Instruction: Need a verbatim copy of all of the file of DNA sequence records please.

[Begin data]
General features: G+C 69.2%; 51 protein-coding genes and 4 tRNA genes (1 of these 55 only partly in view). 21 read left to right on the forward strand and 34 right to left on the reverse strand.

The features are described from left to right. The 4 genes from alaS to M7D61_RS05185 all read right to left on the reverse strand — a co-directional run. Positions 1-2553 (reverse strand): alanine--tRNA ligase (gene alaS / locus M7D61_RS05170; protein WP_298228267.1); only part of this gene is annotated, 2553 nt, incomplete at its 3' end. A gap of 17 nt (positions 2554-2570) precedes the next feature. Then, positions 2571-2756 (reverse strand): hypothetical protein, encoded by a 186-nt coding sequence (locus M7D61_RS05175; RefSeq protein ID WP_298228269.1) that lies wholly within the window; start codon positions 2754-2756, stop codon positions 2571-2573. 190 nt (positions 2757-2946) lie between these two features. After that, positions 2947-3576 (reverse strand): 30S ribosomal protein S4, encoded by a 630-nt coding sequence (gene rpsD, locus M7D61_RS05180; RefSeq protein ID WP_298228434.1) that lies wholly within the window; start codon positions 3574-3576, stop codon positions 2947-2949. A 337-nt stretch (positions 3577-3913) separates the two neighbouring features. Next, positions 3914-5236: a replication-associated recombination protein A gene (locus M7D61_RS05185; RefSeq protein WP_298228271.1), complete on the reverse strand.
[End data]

General features: G+C 69.2%; 51 protein-coding genes and 4 tRNA genes (1 of these 55 only partly in view). 21 read left to right on the forward strand and 34 right to left on the reverse strand.

The features are described from left to right. The 4 genes from alaS to M7D61_RS05185 all read right to left on the reverse strand — a co-directional run. Positions 1-2553 (reverse strand): alanine--tRNA ligase (gene alaS / locus M7D61_RS05170; protein WP_298228267.1); only part of this gene is annotated, 2553 nt, incomplete at its 3' end. A gap of 17 nt (positions 2554-2570) precedes the next feature. Then, positions 2571-2756 (reverse strand): hypothetical protein, encoded by a 186-nt coding sequence (locus M7D61_RS05175; RefSeq protein ID WP_298228269.1) that lies wholly within the window; start codon positions 2754-2756, stop codon positions 2571-2573. 190 nt (positions 2757-2946) lie between these two features. After that, positions 2947-3576 (reverse strand): 30S ribosomal protein S4, encoded by a 630-nt coding sequence (gene rpsD, locus M7D61_RS05180; RefSeq protein ID WP_298228434.1) that lies wholly within the window; start codon positions 3574-3576, stop codon positions 2947-2949. A 337-nt stretch (positions 3577-3913) separates the two neighbouring features. Next, positions 3914-5236: a replication-associated recombination protein A gene (locus M7D61_RS05185; RefSeq protein WP_298228271.1), complete on the reverse strand.